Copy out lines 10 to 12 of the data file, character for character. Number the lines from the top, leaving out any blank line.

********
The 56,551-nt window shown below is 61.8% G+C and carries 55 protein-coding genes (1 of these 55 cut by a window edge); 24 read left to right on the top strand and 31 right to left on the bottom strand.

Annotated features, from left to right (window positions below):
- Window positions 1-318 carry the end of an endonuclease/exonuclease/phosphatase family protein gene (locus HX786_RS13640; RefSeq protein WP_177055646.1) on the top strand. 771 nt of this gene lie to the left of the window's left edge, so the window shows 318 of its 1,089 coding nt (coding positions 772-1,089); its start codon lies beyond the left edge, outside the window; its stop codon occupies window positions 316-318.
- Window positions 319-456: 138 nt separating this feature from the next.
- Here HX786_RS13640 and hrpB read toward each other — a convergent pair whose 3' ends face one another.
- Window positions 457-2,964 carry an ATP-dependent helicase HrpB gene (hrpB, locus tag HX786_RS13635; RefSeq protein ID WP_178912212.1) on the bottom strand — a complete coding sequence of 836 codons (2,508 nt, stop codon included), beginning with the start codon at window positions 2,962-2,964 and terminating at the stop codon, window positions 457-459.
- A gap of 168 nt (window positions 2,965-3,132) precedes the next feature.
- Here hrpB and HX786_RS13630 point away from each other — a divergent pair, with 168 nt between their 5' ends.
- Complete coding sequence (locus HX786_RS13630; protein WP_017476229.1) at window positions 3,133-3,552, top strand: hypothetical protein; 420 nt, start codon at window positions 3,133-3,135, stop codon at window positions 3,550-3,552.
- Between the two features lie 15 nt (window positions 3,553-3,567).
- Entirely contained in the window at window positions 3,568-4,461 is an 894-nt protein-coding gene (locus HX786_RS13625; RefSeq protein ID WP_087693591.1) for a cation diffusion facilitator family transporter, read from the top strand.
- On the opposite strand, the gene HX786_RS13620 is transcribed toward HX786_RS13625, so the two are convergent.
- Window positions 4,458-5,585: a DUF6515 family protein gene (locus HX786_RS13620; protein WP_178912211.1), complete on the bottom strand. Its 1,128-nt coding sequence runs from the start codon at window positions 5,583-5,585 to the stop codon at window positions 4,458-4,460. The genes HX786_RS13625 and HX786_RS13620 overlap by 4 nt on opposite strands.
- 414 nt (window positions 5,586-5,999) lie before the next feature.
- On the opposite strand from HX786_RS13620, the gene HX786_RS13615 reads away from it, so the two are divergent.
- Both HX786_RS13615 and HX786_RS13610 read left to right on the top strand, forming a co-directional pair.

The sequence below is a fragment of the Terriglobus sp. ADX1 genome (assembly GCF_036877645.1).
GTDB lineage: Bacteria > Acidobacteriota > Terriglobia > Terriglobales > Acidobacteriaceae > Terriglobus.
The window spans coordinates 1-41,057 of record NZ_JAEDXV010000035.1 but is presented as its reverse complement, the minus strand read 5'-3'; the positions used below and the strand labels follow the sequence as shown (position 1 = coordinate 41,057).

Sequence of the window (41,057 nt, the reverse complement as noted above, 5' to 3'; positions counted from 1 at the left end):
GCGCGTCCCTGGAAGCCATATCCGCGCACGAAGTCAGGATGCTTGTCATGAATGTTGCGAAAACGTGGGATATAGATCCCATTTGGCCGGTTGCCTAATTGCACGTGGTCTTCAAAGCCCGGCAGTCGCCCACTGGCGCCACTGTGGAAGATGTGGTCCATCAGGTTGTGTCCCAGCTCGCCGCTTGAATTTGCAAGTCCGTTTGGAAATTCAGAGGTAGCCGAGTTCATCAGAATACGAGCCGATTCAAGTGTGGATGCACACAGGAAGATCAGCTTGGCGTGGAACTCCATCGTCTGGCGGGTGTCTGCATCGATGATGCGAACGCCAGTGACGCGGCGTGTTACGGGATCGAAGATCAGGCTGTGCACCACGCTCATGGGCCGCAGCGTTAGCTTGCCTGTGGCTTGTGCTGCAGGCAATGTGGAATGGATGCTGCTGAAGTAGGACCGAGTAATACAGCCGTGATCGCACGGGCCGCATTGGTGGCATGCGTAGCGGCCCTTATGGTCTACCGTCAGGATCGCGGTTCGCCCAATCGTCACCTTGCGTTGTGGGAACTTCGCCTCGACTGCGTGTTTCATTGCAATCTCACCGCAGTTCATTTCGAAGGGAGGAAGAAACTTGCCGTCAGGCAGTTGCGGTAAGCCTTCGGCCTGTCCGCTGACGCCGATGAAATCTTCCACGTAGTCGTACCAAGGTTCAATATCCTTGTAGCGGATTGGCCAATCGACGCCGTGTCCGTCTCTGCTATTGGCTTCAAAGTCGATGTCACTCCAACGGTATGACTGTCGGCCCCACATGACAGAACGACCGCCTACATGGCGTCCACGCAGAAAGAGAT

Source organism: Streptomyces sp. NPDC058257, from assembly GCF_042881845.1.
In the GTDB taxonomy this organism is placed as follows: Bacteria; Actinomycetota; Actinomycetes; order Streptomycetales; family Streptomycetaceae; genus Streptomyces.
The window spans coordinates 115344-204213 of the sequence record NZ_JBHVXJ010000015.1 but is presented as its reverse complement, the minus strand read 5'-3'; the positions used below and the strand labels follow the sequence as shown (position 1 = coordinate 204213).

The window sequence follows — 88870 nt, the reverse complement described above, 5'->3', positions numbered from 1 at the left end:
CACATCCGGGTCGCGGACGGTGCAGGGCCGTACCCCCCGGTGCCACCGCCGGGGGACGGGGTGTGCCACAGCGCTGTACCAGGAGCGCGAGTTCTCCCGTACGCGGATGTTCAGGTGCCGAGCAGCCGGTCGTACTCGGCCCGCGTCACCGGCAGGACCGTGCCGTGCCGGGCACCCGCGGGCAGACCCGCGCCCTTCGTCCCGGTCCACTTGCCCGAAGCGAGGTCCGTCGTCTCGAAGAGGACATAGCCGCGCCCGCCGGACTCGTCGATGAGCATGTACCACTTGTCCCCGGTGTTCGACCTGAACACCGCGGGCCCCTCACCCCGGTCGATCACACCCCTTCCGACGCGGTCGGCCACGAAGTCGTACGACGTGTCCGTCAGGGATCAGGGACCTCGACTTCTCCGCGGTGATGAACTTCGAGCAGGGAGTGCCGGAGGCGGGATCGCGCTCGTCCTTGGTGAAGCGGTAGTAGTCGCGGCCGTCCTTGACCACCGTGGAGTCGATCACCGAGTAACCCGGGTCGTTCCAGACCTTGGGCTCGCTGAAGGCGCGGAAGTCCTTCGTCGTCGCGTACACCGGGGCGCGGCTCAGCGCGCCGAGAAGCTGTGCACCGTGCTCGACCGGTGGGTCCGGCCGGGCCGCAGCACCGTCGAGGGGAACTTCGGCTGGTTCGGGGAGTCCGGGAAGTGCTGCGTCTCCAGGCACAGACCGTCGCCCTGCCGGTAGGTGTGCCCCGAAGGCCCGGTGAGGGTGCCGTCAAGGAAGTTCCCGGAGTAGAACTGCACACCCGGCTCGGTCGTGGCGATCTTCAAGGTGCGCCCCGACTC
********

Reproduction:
- Between the two features lie 15 nt (window positions 3,553-3,567).
- Entirely contained in the window at window positions 3,568-4,461 is an 894-nt protein-coding gene (locus HX786_RS13625; RefSeq protein ID WP_087693591.1) for a cation diffusion facilitator family transporter, read from the top strand.
- On the opposite strand, the gene HX786_RS13620 is transcribed toward HX786_RS13625, so the two are convergent.